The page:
What to do with $700,000 and some great wines
Mendocino County, that much more sparsely populated county north of Sonoma, must be America’s most underrated wine region. And now it appears that county’s vintners and growers want to do something about that with the creation of a state regulated agricultural commission to raise the funds to drive a new promotional effort.
As a whole, Mendocino County is amazingly diverse. The inland portions can be very warm. Highway 101 divides this inland region that is the home to Fetzer, Parducci, McDowell Valley, Lolonis and a number of smaller wineries. Yet Anderson Valley, the strikingly cool, Pinot gold mine is also part of Mendocino County.
I’ve always argued that the reason this entire region, and Anderson Valley in particular, isn’t better known and appreciated is because of proximity to the San Francisco Bay Area. Sonoma and Napa benefit from the fact that they are both no more than an hour’s drive from San Francisco and thus are the targets for most visitors who want to take a spin into wine country on their visit to the Bay Area. Mendocino and its Anderson Valley are a good 2 hours or more away from San Francisco. If it weren’t for the magnificent Mendocino coast, the Anderson Valley visits would be cut in half. You really have to want to see Anderson Valley and the Mendocino region to go there.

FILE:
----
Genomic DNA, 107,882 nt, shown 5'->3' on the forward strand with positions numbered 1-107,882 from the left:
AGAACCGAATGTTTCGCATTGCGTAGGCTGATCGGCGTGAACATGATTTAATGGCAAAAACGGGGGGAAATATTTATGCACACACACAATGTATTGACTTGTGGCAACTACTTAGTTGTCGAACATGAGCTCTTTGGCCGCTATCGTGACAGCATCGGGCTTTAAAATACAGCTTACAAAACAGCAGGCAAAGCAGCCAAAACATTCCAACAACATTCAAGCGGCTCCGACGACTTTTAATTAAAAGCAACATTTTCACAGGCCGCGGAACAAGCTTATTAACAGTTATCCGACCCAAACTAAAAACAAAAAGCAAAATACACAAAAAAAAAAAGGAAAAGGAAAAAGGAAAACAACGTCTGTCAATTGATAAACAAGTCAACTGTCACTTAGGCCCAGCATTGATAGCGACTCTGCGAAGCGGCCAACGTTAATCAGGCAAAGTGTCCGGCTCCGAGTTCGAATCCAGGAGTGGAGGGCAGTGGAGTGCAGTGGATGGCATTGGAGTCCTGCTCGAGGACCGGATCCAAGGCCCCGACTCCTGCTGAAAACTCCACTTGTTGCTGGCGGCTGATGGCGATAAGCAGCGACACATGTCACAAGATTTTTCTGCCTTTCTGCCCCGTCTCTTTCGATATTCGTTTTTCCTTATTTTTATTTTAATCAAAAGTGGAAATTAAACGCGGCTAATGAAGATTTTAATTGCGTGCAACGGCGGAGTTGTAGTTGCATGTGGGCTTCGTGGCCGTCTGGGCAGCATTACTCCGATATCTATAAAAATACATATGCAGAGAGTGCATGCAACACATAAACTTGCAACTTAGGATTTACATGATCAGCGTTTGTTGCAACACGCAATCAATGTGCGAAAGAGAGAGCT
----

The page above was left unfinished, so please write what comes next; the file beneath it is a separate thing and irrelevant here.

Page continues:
The new Mendocino Agricultural (marketing) commission hopes to raise around $700,000 through fees from wineries and grapegrowers.
$700,000 is a lot of money. What can the Mendocino growers and winemakers do with this treasure to bring more attention to their wines?
1. The rule is, if they don’t taste it, they don’t write about it. They should send a case of Mendo wines to 100 wine writers nationwide. (bloggers too????)
2. The beauty of the Mendocino area is stunning. They need to get writers up there where their senses can be completed seduced.
3. The Anderson Valley Pinot Noir Festival should be expanded into something much more important and substantial than it is now.
4. Significant efforts should be spend creating materials that explain the various Mendocino terroirs and their potential for grapegrowing.
5. They should not rest until every major wine publication and every newspaper that has a significant food section covers the wines of Mendocino.
6. They should hire Ronn Wiegand to develop an educational program directed at sommeliers and on premise wine buyers.
7. They need to take their wines on the road and do tastings in ten of the top 20 markets in America.
If they can establish this commission with significant support from growers and vintners, then a real opportunity presents itself. I hope they can.